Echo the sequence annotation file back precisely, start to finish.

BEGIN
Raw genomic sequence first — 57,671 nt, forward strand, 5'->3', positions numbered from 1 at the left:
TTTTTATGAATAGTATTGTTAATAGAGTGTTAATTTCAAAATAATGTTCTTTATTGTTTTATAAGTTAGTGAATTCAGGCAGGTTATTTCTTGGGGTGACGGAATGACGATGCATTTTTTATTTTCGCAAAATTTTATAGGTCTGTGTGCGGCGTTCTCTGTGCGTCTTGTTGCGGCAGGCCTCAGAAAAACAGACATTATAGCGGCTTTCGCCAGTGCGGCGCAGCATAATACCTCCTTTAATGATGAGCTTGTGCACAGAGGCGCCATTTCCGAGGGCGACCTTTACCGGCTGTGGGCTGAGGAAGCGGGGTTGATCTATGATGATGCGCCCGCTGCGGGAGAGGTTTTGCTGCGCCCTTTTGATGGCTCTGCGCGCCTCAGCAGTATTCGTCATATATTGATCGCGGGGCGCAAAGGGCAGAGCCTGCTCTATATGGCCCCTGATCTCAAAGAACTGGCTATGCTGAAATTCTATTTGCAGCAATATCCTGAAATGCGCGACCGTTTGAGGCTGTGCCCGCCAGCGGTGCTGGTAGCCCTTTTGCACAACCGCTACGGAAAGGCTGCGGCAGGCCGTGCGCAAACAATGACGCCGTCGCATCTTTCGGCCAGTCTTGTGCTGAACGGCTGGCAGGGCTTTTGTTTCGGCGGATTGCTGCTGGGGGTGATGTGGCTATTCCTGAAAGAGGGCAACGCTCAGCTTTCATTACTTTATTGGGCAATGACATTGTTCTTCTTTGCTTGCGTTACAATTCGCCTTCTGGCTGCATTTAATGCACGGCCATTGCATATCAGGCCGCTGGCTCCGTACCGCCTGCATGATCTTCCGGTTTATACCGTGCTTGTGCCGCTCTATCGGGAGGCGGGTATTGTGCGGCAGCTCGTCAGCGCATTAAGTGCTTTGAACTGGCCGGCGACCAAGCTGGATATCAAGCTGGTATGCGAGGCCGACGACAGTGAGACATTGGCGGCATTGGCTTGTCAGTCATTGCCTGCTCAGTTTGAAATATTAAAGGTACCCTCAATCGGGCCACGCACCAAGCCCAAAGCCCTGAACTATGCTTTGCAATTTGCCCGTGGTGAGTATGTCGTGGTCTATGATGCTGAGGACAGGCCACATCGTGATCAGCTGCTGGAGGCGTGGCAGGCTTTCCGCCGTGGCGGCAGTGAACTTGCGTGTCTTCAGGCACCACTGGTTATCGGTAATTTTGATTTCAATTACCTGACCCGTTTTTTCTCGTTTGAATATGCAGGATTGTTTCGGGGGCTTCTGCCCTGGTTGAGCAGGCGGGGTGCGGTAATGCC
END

Raw genomic sequence first — 57,671 nt, forward strand, 5'->3', positions numbered from 1 at the left:
TTTTTATGAATAGTATTGTTAATAGAGTGTTAATTTCAAAATAATGTTCTTTATTGTTTTATAAGTTAGTGAATTCAGGCAGGTTATTTCTTGGGGTGACGGAATGACGATGCATTTTTTATTTTCGCAAAATTTTATAGGTCTGTGTGCGGCGTTCTCTGTGCGTCTTGTTGCGGCAGGCCTCAGAAAAACAGACATTATAGCGGCTTTCGCCAGTGCGGCGCAGCATAATACCTCCTTTAATGATGAGCTTGTGCACAGAGGCGCCATTTCCGAGGGCGACCTTTACCGGCTGTGGGCTGAGGAAGCGGGGTTGATCTATGATGATGCGCCCGCTGCGGGAGAGGTTTTGCTGCGCCCTTTTGATGGCTCTGCGCGCCTCAGCAGTATTCGTCATATATTGATCGCGGGGCGCAAAGGGCAGAGCCTGCTCTATATGGCCCCTGATCTCAAAGAACTGGCTATGCTGAAATTCTATTTGCAGCAATATCCTGAAATGCGCGACCGTTTGAGGCTGTGCCCGCCAGCGGTGCTGGTAGCCCTTTTGCACAACCGCTACGGAAAGGCTGCGGCAGGCCGTGCGCAAACAATGACGCCGTCGCATCTTTCGGCCAGTCTTGTGCTGAACGGCTGGCAGGGCTTTTGTTTCGGCGGATTGCTGCTGGGGGTGATGTGGCTATTCCTGAAAGAGGGCAACGCTCAGCTTTCATTACTTTATTGGGCAATGACATTGTTCTTCTTTGCTTGCGTTACAATTCGCCTTCTGGCTGCATTTAATGCACGGCCATTGCATATCAGGCCGCTGGCTCCGTACCGCCTGCATGATCTTCCGGTTTATACCGTGCTTGTGCCGCTCTATCGGGAGGCGGGTATTGTGCGGCAGCTCGTCAGCGCATTAAGTGCTTTGAACTGGCCGGCGACCAAGCTGGATATCAAGCTGGTATGCGAGGCCGACGACAGTGAGACATTGGCGGCATTGGCTTGTCAGTCATTGCCTGCTCAGTTTGAAATATTAAAGGTACCCTCAATCGGGCCACGCACCAAGCCCAAAGCCCTGAACTATGCTTTGCAATTTGCCCGTGGTGAGTATGTCGTGGTCTATGATGCTGAGGACAGGCCACATCGTGATCAGCTGCTGGAGGCGTGGCAGGCTTTCCGCCGTGGCGGCAGTGAACTTGCGTGTCTTCAGGCACCACTGGTTATCGGTAATTTTGATTTCAATTACCTGACCCGTTTTTTCTCGTTTGAATATGCAGGATTGTTTCGGGGGCTTCTGCCCTGGTTGAGCAGGCGGGGTGCGGTAATGCC